Stop the Gym Snobbery!

I’ve been noticing something happening on Facebook lately: more and more people are posting about exercising. I think this is awesome (you’re working hard – be proud!), however, what I do take issue with is a sudden onset of “gym snobbery” in some folks.


What is gym snobbery? Well, my definition is the act of expressing any sort of superiority over others based solely on the fact that you work out, especially when your comments are directed at other gym go-ers. For example, around New Years, I can’t count how many people posted rants on Facebook about “resolutioners” and how they need to get out of the way / go to another gym / give up already. One particular ranter really grated my nerves when he said these “fat, lazy” people should go “back to their couches where they belong”.


I’m all for freedom of speech, but really people? This really bugs me for several reasons…

1. First, I find it unbearable (and even laughable) how big some people’s “Facebook balls” are. Why has it become acceptable for people to say horrible, hurtful things on social media? I would bet my last dollar that 99.9% of those posting about these so-called “fat, lazy” people would never, ever say something like that to someone’s face. So why is it ok to hide behind the facade of Facebook? In my opinion, it’s not, but I’m sure the reason is because it’s safe. Any retaliation will be minor – and can easily be ignored. So what if you work out and have big muscles – if you have to hide behind social media to rant, you’re a bit of a chicken. And for the record – starting a sentence with “No offense, but…” does not give you free reign to just say whatever rude or callous comment you’d like – in real life OR online. What’s the point of working on your external appearance if what’s on the inside isn’t so pretty?

2. Secondly, be nice. You were not born lifting weights and running a 6-minute mile, so don’t expect that of anyone else. Any time we make a change in our lives, whether that’s eating better, working out or quitting a bad habit, we need to start from square one. Getting into shape takes time and commitment for anyone, including yourself (if you recall), so why are you expecting someone else to know their way around a gym immediately? As someone who will be VERY out of shape once I can start exercising again, I beg you: please give us time. Yes, there will be people who stop going to the gym after a few weeks, but that’s their decision to make. Do you really want your cold stares and eye rolls to be part of the reason they quit? I sure wouldn’t.

3. Finally, isn’t it kind of ironic that people who are so devoted to physical fitness are the ones chastising others’ efforts to get into shape? Exercise is recommended for almost everyone’s well-being, so it should be encouraged and ANY effort applauded. The fitness buffs I respect the most are not the ones with the nicest abs or the fastest mile time. Instead, they all have the following characteristic in common:

They support and encourage others’ accomplishments, no matter how trivial the accomplishment may seem.

A story involving my mom is a perfect example of this. For most of her life, my mom was very active. She played several sports in high school and was part of a co-ed softball team for many of her adult years. But as it often does, work, children and life in general got in the way of maintaining that lifestyle. However, this year, my mom decided she wanted to start doing 5K races. She did her first one this earlier this month, and I am so proud of her!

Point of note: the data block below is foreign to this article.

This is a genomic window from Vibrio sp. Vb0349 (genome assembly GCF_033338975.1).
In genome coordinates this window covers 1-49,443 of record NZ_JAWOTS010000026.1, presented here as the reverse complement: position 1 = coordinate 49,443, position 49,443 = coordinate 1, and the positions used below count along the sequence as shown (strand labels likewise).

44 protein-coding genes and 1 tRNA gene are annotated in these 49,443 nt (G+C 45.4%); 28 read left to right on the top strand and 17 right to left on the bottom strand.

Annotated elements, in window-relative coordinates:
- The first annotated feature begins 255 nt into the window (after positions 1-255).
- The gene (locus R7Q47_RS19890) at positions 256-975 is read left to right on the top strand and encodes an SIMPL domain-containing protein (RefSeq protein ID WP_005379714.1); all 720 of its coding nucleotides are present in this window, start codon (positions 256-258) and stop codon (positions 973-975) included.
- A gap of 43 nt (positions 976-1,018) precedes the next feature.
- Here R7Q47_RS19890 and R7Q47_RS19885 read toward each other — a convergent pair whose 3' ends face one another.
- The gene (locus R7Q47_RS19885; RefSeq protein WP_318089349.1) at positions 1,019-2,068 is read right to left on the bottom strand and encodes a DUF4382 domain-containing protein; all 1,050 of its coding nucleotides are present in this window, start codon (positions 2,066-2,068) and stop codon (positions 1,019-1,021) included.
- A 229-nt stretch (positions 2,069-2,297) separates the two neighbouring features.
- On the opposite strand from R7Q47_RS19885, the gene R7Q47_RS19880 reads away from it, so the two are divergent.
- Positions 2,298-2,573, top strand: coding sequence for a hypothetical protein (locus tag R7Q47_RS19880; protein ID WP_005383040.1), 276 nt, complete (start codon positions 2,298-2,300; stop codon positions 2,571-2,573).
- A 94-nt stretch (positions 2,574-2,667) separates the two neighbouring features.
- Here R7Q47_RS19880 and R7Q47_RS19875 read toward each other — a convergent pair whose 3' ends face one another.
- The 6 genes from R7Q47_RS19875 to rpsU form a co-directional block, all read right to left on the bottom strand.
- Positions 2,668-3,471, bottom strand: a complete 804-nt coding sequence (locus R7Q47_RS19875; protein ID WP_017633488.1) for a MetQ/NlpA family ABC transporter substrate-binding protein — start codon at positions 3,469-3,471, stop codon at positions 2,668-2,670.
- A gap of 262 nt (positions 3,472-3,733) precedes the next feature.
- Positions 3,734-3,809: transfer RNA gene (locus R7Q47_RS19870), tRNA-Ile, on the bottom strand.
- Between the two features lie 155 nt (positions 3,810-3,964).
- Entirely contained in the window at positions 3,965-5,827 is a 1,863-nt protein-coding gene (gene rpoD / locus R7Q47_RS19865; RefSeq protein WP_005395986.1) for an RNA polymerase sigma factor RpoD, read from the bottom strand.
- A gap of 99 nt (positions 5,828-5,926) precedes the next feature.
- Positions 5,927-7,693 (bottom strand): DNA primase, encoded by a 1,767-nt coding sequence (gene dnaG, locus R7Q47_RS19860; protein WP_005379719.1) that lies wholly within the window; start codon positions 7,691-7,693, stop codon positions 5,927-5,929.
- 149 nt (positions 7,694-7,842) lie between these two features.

The new runner - at our celebratory lunch
The new runner – at our celebratory lunch

Did she come in first place? Of course not. In fact, she even took breaks to walk. Did the runners and race volunteers waiting at the finish line roll their eyes and shake their heads when she finished? Of course not. They cheered and encouraged her to finish strong. And you know what? My mom cannot wait to do her next race. I wonder if she would feel the same way had those people reacted negatively.

Bottom line – if a Boston marathoner can congratulate a woman who just ran a 5K more than three times slower than he did, you can certainly support someone who is using the elliptical for the first time.

So – stop the gym snobbery! Instead, be the person others seek out when they have questions, want advice or just need motivation. THAT will make you attractive on the inside, since you clearly already have the outside covered.

I love this. IT'S STILL A MILE!
I love this. IT IS STILL A MILE!

It’s a Winter Wonderland – But Not for Pets

It’s a snowy, white world out there for half of the United States. Hopefully everyone is taking the necessary precautions to protect themselves and their loved ones from the harsh winter elements. And hopefully our furry friends are included in the definition of “loved ones”.

Animal neglect is considered a misdemeanor in all 50 states and Washington D.C., and in several states, those charges jump to a felony if the animal dies (source). All legal consequences aside – leaving an animal outside when it’s this cold is just plain cruel and awful. So, PLEASE – protect those who cannot protect themselves. The Humane Society has some great tips on how to protect your pets from extreme outdoor temperatures.


Our pets trust us to keep them happy and safe – and that means being INSIDE with you!

Unsolicited Advice for High School Grads

“The one piece of advice I would give recent high school graduates is….”

That is the question posed last week by the the dee-jays of a radio station on its “Finish Line Friday” program. People called in with all sorts of endings to that statement, ranging from the silly to the serious (and sort of depressing). As I listened to what everyone else thought was good advice for new high school graduates, I couldn’t help but think of what would say. It actually turned out to be harder than I thought, as the longer I thought about the advice that popped into my head right away, I found they weren’t necessarily the best nuggets of advice to give our high school graduates. For example…

Stay in college as long as possible. Working in the real world isn’t great as it looks. Yes, that may be true: for most working adults, the joys of college are a distant memory. No more month-long breaks for the holidays; no more hanging out with your best friends 24/7; no more functioning on less than 4 hours of sleep. But while staying in college certainly has its perks, those student loan balances you will face later in life won’t be so awesome. When I started working, I was sad that I didn’t take the 5- or 6- or 7-year path to getting my degree. But now as I pay out my hard-earned money each month towards my student loans, I’m so thankful I completed my under-grad in four years. Think forward, grads!

Do what you love, no matter what anyone tells you. I strongly believe this. Certainly, following your dreams and passions is probably the quickest way to happiness. But…to an 18-year-old, perhaps this isn’t the best advice. When I was headed to college, I had big dreams of becoming a famous author and living in a fabulous apartment in NYC. That changed after I took an introductory accounting class my first semester and switched my major to accounting before the class was even over. My decision was fueled by two factors: